The regional library systems that cover Saskatchewan took many years to establish, and the strong intestinal fortitude of a small group of people.
Included in this group was Grace Campbell, who died at 104 last month in Victoria, B.C., where she spent her final years.
Born in 1908, Campbell spent her earliest years in Scotland, moving with her family to Charlottetown when she was three.
Taking an interest in libraries, she received a Bachelor of Arts degree from Acadia University -- an effort that included several library courses that were new at the time.
Fellow Saskatchewan regional library pillar Marion Gilroy met Campbell during a trip to the Maritimes, and in 1950 encouraged her to come out to Prince Albert to start the prairies’ first regional library system.
“It was rare in these early days to get professional librarians,” Saskatchewan poet laureate Don Kerr said. “At that time, there were probably three or four professional librarians in the province.”
Kerr wrote about the regional library system’s formation in his 2005 book, A Book in Every Hand.
Although Campbell brought a professional element to the formation of a regional library system, Kerr notes that the schools “taught her lots about libraries, but nothing about rural Saskatchewan, rural councils and farming and stuff like that.”
Plunked in Prince Albert, Campbell joined Gilroy, Marion Sherman and a handful of others in an effort to start a regional library system, opening up their first office in the basement of the old Prince Albert Club, at 56 12th St. W., later expanding through the rest of the building.
The early days of the regional library system weren’t easy, current Wapiti Regional Library director John Murray said, noting that they had to travel between the various communities they were trying to link together with the regional model.
“They had to overcome physical things, like flat tires, breakdowns, travelling on roads that didn’t lead anywhere,” he said.
“That story is echoed through all of the year, from the early ’50s right up to later when we became a region.”
It wasn’t just the rough terrain of the area that caused them grief, but the various municipal politicians they had to sell the regional library system to.
“They had to convince the town councils that libraries were essential and a good thing for the community,” Murray said.
“The key thing that Grace Campbell and Marion Gilroy would have faced would be convincing people in the rural areas who did not have a lot of money that joining a regional concept was more efficient and cheaper than, say, trying to establish a library in a rural community.”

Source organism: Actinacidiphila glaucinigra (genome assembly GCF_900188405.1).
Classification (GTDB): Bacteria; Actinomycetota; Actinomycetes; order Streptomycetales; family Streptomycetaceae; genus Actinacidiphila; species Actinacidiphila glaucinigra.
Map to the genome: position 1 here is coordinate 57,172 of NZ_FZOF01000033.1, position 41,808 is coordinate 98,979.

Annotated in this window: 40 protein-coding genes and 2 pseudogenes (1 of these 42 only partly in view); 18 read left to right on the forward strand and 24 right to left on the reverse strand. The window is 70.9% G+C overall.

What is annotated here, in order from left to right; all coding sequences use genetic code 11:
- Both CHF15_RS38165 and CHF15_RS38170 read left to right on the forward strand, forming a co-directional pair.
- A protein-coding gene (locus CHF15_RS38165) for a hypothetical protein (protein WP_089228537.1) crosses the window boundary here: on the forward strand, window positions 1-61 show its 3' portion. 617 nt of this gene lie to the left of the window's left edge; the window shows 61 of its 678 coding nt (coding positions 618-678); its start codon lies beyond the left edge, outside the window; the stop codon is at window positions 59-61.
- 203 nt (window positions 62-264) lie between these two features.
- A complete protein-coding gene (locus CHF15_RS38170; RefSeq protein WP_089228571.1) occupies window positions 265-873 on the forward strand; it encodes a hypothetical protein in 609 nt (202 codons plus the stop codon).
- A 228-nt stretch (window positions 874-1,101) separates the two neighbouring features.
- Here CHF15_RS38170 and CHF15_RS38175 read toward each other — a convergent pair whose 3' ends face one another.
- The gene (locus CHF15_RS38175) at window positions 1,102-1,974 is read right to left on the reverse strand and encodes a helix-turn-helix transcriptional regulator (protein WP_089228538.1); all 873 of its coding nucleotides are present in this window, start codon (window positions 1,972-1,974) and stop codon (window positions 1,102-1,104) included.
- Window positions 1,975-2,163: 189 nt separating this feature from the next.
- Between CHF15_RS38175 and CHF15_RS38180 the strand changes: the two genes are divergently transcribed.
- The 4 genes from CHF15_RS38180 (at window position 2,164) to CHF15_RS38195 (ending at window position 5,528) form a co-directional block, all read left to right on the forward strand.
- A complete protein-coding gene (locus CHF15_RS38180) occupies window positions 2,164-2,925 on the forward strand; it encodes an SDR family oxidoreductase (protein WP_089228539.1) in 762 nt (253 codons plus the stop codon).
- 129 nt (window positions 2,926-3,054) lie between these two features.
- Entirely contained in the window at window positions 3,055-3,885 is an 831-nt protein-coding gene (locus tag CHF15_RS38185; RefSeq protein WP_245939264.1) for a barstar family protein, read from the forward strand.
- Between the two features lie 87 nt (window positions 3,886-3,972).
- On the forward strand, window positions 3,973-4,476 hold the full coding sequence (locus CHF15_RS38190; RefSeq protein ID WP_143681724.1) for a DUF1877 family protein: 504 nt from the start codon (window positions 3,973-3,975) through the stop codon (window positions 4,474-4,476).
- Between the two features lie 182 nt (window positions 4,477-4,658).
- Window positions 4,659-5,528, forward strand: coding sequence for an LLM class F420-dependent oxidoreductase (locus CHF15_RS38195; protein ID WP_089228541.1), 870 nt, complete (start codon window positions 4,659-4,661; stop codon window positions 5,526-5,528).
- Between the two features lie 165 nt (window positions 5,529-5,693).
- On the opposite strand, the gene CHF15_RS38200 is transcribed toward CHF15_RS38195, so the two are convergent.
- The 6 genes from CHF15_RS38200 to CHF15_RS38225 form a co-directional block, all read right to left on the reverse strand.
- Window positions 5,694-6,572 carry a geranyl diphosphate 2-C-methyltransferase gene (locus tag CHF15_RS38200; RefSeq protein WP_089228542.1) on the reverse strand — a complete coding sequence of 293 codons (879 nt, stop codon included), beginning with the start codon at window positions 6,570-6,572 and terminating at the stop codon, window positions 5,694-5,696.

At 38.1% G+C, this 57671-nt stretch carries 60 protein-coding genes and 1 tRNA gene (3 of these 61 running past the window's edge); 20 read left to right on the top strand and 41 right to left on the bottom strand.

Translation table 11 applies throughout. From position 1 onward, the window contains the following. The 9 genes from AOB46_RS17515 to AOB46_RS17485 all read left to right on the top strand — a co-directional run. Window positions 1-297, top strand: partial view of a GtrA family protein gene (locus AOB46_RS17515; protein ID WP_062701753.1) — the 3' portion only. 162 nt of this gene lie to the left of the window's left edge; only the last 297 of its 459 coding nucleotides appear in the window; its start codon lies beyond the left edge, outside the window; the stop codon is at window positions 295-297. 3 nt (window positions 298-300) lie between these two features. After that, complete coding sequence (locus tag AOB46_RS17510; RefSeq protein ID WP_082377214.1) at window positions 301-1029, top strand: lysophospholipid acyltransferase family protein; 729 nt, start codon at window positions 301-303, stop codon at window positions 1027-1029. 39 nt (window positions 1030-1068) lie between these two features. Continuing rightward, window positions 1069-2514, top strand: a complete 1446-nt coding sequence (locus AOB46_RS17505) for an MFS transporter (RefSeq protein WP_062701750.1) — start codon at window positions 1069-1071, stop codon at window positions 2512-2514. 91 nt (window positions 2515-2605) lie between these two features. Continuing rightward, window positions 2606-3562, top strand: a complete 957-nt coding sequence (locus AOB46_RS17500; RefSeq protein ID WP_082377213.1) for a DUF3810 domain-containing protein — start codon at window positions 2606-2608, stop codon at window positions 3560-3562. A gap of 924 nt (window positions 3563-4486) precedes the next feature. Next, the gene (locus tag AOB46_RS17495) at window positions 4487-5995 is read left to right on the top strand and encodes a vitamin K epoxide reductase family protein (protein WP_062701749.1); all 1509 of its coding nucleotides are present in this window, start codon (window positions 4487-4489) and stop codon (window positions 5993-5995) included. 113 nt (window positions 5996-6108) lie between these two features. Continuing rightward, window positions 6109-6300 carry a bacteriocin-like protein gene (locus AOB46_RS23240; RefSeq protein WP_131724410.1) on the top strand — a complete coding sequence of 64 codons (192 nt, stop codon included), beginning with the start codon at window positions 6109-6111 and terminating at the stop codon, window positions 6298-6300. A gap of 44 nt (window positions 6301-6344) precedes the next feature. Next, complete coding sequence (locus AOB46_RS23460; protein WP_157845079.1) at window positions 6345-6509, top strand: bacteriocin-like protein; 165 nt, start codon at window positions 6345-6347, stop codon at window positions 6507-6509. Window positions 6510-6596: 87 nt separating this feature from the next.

With sexism prevalent in municipal politics, Kerr notes that in some cases, the ladies had to bring Prince Albert Mayor John M. Cuelenaere with them to speak on their behalf.
After a tough couple of years, Campbell returned to Prince Edward Island, only to return in 1955, when she accepted a post as regional librarian and head librarian for the Prince Albert Public Library.
During the subsequent 18 years, Campbell’s significant influence on local and regional libraries continued, from the daily little things to significant longer-term efforts.
While researching Campbell for his book, Kerr uncovered a story about a youngster who’d incurred a $5 late fee and was unable to take out a book until it was paid off. Campbell paid the bill, asking that the kid not tell anyone she’d done so.
The regional library system blossomed, counting a book stock of 68,934 by 1959 – a number that Campbell praised in an article she wrote for the Daily Herald, capping off the regional library’s 10th anniversary.
“It is encouraging … to take stock and realize that six more branch libraries have been opened, and that 53,000 people of north central Saskatchewan may now have the treasures of a fast growing library,” she wrote.
Encouraging additional regional libraries spring up throughout the country, Campbell helped produce a short film in 1961.
They had to overcome physical things, like flat tires, breakdowns, travelling on roads that didn’t lead anywhere ... That story is echoed through all of the year, from the early ’50s right up to later when we became a region. - Wapiti Regional Library director John Murray
Books for Beaver River outlined what a regional library system means, and how it operates.
In 1967, Cuelenaere died, leaving a third of his estate for the construction of a new public library.
Campbell worked closely with architects to plan the new building that now stands at 125 12th St. E., retiring in December, 1973 -- weeks prior to the John M. Cuelenaere Public Library’s grand opening.
Present for its grand opening, her contributions were honoured when the library’s art gallery was named the Grace Campbell Art Gallery.
Campbell’s legacy continues
With the regional library system Campbell helped established thriving today, Murray said that her influence is still very much relevant.
With regional library systems linking library services together, in turn linking their catalogues with other regional library systems throughout the province, the breadth of material any resident has access to has grown significantly, Murray said.
“Throughout the entire province, now we can access a catalogue of four million items,” he said. “This allows local libraries to borrow things rather than have to say ‘no, we can’t get it.’”
Otherwise unaffordable to individual libraries, a significant database of computer-based material has also become available.
“We’re still trying to blend the print with digital content, and movies and things like that.”
The impact of Campbell, Gilroy, Sherman, and other library pioneers continue to be felt, he said.
“It’s rather humbling for current administrators to remember the obstacles that were overcome -- that pioneering spirit in the things they tackled … It’s humbling these obstacles these women overcame for future generations.”